The Web GUI is very lean -- the most Spartan of all the arrays in the test -- and functional but gives the impression that iSCSI support was rather hastily added to the appliance. For example, although you get support for iSNS (Internet Storage Name Service) servers and CHAP (Challenge Handshake Authentication Protocol) authentication, there is no way to restrict iSCSI volumes to specific hosts via IQN (iSCSI Qualified Name).
Internally, the Snap Server 18000 sports dual 3GHz CPUs and 2GB of RAM. The storage is limited to eight internal disks, but additional disk arrays can be connected via FC to expand the capacity of the appliance. The SATA drives are driven by an internal SATA controller that does not support hardware RAID. Instead, RAID is supplied by Linux software RAID, which is quite capable but requires significant processing resources, which explains why this appliance has dual CPUs.
Similar to the Celeros EzSAN, the Snap Server 18000 neither provides redundant features nor can be clustered with another appliance to provide fail-over. Snapshots are limited to read-only. On the plus side, you can expand the array by adding a disk shelf via FC.
The Snap Server is the Fiat to the NetApp's Ferrari. It's definitely suitable for use in smaller shops looking to provide CIFS or NFS services to a network -- and possibly even as storage for Exchange or in disk-to-disk-to-tape backup scenarios -- but its usefulness as a resilient iSCSI target is limited. Nevertheless, the nice price makes this SAN a good fit for smaller budgets that need big storage.
Celeros EzSAN XR23
The EzSAN XR23 is a 2U appliance that appears to be a regular server chassis with 12 SATA drives in hot-swap cages in the front, mounted behind a black bezel. On the back, you'll find a standard mainboard connector panel with keyboard, mouse, and USB ports, as well as two copper Gigabit Ethernet ports. Thus, the EzSAN is really a standard server with an embedded NetBSD OS, 12 drives, and a 3Ware 9500S-12 SATA RAID controller. Of course, that's one of the reasons it's the lowest-cost array in the test.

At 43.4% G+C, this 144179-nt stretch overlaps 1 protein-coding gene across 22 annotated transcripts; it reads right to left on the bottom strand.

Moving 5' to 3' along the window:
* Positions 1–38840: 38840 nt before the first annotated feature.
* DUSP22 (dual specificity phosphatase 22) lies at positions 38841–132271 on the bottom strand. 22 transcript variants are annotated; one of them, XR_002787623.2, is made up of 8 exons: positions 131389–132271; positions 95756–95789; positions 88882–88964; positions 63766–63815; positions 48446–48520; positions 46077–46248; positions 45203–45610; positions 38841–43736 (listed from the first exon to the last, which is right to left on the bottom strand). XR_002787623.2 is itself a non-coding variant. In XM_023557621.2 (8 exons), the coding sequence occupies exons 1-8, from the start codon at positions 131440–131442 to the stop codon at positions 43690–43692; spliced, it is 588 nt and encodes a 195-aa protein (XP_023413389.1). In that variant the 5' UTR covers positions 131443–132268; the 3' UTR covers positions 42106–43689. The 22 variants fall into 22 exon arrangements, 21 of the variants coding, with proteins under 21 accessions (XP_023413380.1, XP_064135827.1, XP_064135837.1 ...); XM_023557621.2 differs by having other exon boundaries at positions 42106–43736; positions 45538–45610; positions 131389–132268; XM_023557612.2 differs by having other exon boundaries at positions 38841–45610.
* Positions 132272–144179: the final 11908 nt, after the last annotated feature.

Setup of the EzSAN was as straightforward as any of the others, with the substitution of a standard KVM connection to the appliance rather than a serial console. After booting, you enter a quick IP configuration and then complete the configuration via the Web GUI.
The GUI and the OS are licensed from Wasabi Systems, which provides a PHP-driven Web interface to configure every aspect of the appliance. The interface is clean and intuitive and provides for all the expected features: CHAP authentication, initiator IQN LUN (logical unit number) assignment, volume creation, system status, and so forth. The RAID controller supports RAID levels 0, 1, 5, 10, and 50, and it's backed by battery power, but the system doesn't approach the EqualLogic or NetApp appliances in terms of resiliency. What's also missing is any form of controller redundancy, whether within the unit or via a redundant appliance.
That said, Celeros' motto of bringing sanity to storage costs does ring true. The EzSAN held its own in the performance tests when used with software initiators or hardware iSCSI accelerators on Windows. Unfortunately, the appliance didn't fare well with the QLogic QLA4010 iSCSI HBA on Linux -- the I/O tests seemed to tickle an interoperability bug, and all of the I/O tests using the HBA failed. The EzSAN wasn't alone here; the Rasilient Rastor 4000 also hit a snag with the QLogic HBA.
Overall, the Celeros hardware is solid, the lines are clean, and the solution is powerful, if not very scalable. Snapshot support is sorely lacking, and the absence of redundancy beyond power supplies is a concern. The sub-$8,000 cost for 3TB of iSCSI storage, however, is a strong argument. For what it aims to be, the EzSAN XR23 delivers.
EqualLogic has obviously poured much effort into its PS200E. I received two units, each boasting 5TB of raw storage laid across 14 400GB SATA drives.
The PS200E is a no-nonsense array. Instead of a glowing LCD panel or fancy front bezel, it sports a low-key face highlighted by disk access and array health LEDs. The redundant controllers set in the back of the chassis each contain three gigabit NICs with both copper and SFP (Small Form-factor Pluggable) fiber connections. The unit runs NetBSD and boots quickly to a console-based initial configuration script that provides addressing for the NICs and defines a storage group to assign the controllers. In EqualLogic's view, all storage arrays are grouped into logical units. This abstraction provides a smooth way to cluster arrays for management and redundancy purposes.